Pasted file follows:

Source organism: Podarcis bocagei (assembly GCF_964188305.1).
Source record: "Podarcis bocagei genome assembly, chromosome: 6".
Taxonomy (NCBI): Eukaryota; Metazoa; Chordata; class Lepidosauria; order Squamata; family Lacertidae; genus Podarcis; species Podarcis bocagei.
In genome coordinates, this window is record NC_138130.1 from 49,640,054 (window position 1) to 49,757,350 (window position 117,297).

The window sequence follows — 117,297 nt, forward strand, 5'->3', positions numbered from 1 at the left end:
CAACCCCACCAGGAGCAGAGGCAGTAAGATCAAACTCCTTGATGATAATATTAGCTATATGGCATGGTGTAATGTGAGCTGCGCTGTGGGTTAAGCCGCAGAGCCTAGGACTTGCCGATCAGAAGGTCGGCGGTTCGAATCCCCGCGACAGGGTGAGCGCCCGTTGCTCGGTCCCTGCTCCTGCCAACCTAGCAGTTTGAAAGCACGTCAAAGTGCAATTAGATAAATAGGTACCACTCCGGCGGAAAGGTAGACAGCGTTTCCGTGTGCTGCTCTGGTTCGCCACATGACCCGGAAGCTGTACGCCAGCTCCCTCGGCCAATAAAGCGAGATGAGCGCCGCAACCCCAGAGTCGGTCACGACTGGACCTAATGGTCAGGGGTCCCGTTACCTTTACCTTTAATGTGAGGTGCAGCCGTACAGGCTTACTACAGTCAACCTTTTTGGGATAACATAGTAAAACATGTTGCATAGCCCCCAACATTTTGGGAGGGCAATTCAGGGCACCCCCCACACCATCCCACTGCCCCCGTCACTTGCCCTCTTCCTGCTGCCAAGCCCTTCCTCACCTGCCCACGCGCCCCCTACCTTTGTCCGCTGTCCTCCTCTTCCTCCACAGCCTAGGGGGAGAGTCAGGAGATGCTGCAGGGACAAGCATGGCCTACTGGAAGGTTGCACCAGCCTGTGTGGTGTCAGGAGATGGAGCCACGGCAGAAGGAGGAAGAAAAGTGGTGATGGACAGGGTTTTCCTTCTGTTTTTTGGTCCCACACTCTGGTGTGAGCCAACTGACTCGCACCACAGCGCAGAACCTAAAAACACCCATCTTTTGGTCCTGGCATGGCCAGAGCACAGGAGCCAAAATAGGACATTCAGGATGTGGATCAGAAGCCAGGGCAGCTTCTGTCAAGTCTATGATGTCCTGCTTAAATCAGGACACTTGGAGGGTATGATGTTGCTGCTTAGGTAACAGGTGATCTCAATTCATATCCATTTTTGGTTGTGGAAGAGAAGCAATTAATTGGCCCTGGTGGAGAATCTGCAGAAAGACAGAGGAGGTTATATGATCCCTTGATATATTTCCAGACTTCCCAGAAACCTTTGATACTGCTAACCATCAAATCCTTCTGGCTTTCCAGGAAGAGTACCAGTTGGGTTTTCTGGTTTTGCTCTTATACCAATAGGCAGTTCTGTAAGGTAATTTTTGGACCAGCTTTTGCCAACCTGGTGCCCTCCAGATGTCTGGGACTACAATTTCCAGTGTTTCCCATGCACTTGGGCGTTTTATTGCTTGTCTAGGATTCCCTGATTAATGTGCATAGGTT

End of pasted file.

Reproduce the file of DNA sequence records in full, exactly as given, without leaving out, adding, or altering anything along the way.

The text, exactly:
Source organism: Podarcis bocagei (assembly GCF_964188305.1).
Source record: "Podarcis bocagei genome assembly, chromosome: 6".
Taxonomy (NCBI): Eukaryota; Metazoa; Chordata; class Lepidosauria; order Squamata; family Lacertidae; genus Podarcis; species Podarcis bocagei.
In genome coordinates, this window is record NC_138130.1 from 49,640,054 (window position 1) to 49,757,350 (window position 117,297).

The window sequence follows — 117,297 nt, forward strand, 5'->3', positions numbered from 1 at the left end:
CAACCCCACCAGGAGCAGAGGCAGTAAGATCAAACTCCTTGATGATAATATTAGCTATATGGCATGGTGTAATGTGAGCTGCGCTGTGGGTTAAGCCGCAGAGCCTAGGACTTGCCGATCAGAAGGTCGGCGGTTCGAATCCCCGCGACAGGGTGAGCGCCCGTTGCTCGGTCCCTGCTCCTGCCAACCTAGCAGTTTGAAAGCACGTCAAAGTGCAATTAGATAAATAGGTACCACTCCGGCGGAAAGGTAGACAGCGTTTCCGTGTGCTGCTCTGGTTCGCCACATGACCCGGAAGCTGTACGCCAGCTCCCTCGGCCAATAAAGCGAGATGAGCGCCGCAACCCCAGAGTCGGTCACGACTGGACCTAATGGTCAGGGGTCCCGTTACCTTTACCTTTAATGTGAGGTGCAGCCGTACAGGCTTACTACAGTCAACCTTTTTGGGATAACATAGTAAAACATGTTGCATAGCCCCCAACATTTTGGGAGGGCAATTCAGGGCACCCCCCACACCATCCCACTGCCCCCGTCACTTGCCCTCTTCCTGCTGCCAAGCCCTTCCTCACCTGCCCACGCGCCCCCTACCTTTGTCCGCTGTCCTCCTCTTCCTCCACAGCCTAGGGGGAGAGTCAGGAGATGCTGCAGGGACAAGCATGGCCTACTGGAAGGTTGCACCAGCCTGTGTGGTGTCAGGAGATGGAGCCACGGCAGAAGGAGGAAGAAAAGTGGTGATGGACAGGGTTTTCCTTCTGTTTTTTGGTCCCACACTCTGGTGTGAGCCAACTGACTCGCACCACAGCGCAGAACCTAAAAACACCCATCTTTTGGTCCTGGCATGGCCAGAGCACAGGAGCCAAAATAGGACATTCAGGATGTGGATCAGAAGCCAGGGCAGCTTCTGTCAAGTCTATGATGTCCTGCTTAAATCAGGACACTTGGAGGGTATGATGTTGCTGCTTAGGTAACAGGTGATCTCAATTCATATCCATTTTTGGTTGTGGAAGAGAAGCAATTAATTGGCCCTGGTGGAGAATCTGCAGAAAGACAGAGGAGGTTATATGATCCCTTGATATATTTCCAGACTTCCCAGAAACCTTTGATACTGCTAACCATCAAATCCTTCTGGCTTTCCAGGAAGAGTACCAGTTGGGTTTTCTGGTTTTGCTCTTATACCAATAGGCAGTTCTGTAAGGTAATTTTTGGACCAGCTTTTGCCAACCTGGTGCCCTCCAGATGTCTGGGACTACAATTTCCAGTGTTTCCCATGCACTTGGGCGTTTTATTGCTTGTCTAGGATTCCCTGATTAATGTGCATAGGTT